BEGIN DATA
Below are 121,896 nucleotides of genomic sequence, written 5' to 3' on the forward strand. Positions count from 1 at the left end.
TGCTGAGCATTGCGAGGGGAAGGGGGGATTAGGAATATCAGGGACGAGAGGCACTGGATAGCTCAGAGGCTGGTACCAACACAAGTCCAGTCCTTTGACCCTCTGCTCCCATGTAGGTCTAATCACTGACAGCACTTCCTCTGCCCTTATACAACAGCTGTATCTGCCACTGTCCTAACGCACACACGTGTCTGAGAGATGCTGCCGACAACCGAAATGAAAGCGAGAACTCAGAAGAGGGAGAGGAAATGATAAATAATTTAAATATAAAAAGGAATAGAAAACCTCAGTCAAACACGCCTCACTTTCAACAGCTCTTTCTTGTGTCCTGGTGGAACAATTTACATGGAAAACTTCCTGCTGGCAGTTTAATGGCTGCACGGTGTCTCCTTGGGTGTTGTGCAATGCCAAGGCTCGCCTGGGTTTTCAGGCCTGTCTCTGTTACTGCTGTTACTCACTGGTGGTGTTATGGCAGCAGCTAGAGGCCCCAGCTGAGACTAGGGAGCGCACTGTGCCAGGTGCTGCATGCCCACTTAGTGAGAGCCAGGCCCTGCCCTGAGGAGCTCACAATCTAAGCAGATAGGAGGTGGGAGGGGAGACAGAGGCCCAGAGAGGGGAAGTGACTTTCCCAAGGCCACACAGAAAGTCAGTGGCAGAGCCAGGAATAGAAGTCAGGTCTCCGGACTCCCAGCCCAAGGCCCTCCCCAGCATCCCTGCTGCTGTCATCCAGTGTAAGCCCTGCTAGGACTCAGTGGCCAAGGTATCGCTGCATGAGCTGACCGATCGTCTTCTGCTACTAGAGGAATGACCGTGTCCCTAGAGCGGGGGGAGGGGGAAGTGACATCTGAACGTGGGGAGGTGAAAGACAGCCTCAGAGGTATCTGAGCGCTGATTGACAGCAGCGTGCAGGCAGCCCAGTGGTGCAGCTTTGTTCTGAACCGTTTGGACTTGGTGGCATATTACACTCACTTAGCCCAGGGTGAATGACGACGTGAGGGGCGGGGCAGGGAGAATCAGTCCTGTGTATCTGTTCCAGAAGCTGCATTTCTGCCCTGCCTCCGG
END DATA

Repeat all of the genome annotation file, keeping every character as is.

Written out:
Below are 121,896 nucleotides of genomic sequence, written 5' to 3' on the forward strand. Positions count from 1 at the left end.
TGCTGAGCATTGCGAGGGGAAGGGGGGATTAGGAATATCAGGGACGAGAGGCACTGGATAGCTCAGAGGCTGGTACCAACACAAGTCCAGTCCTTTGACCCTCTGCTCCCATGTAGGTCTAATCACTGACAGCACTTCCTCTGCCCTTATACAACAGCTGTATCTGCCACTGTCCTAACGCACACACGTGTCTGAGAGATGCTGCCGACAACCGAAATGAAAGCGAGAACTCAGAAGAGGGAGAGGAAATGATAAATAATTTAAATATAAAAAGGAATAGAAAACCTCAGTCAAACACGCCTCACTTTCAACAGCTCTTTCTTGTGTCCTGGTGGAACAATTTACATGGAAAACTTCCTGCTGGCAGTTTAATGGCTGCACGGTGTCTCCTTGGGTGTTGTGCAATGCCAAGGCTCGCCTGGGTTTTCAGGCCTGTCTCTGTTACTGCTGTTACTCACTGGTGGTGTTATGGCAGCAGCTAGAGGCCCCAGCTGAGACTAGGGAGCGCACTGTGCCAGGTGCTGCATGCCCACTTAGTGAGAGCCAGGCCCTGCCCTGAGGAGCTCACAATCTAAGCAGATAGGAGGTGGGAGGGGAGACAGAGGCCCAGAGAGGGGAAGTGACTTTCCCAAGGCCACACAGAAAGTCAGTGGCAGAGCCAGGAATAGAAGTCAGGTCTCCGGACTCCCAGCCCAAGGCCCTCCCCAGCATCCCTGCTGCTGTCATCCAGTGTAAGCCCTGCTAGGACTCAGTGGCCAAGGTATCGCTGCATGAGCTGACCGATCGTCTTCTGCTACTAGAGGAATGACCGTGTCCCTAGAGCGGGGGGAGGGGGAAGTGACATCTGAACGTGGGGAGGTGAAAGACAGCCTCAGAGGTATCTGAGCGCTGATTGACAGCAGCGTGCAGGCAGCCCAGTGGTGCAGCTTTGTTCTGAACCGTTTGGACTTGGTGGCATATTACACTCACTTAGCCCAGGGTGAATGACGACGTGAGGGGCGGGGCAGGGAGAATCAGTCCTGTGTATCTGTTCCAGAAGCTGCATTTCTGCCCTGCCTCCGG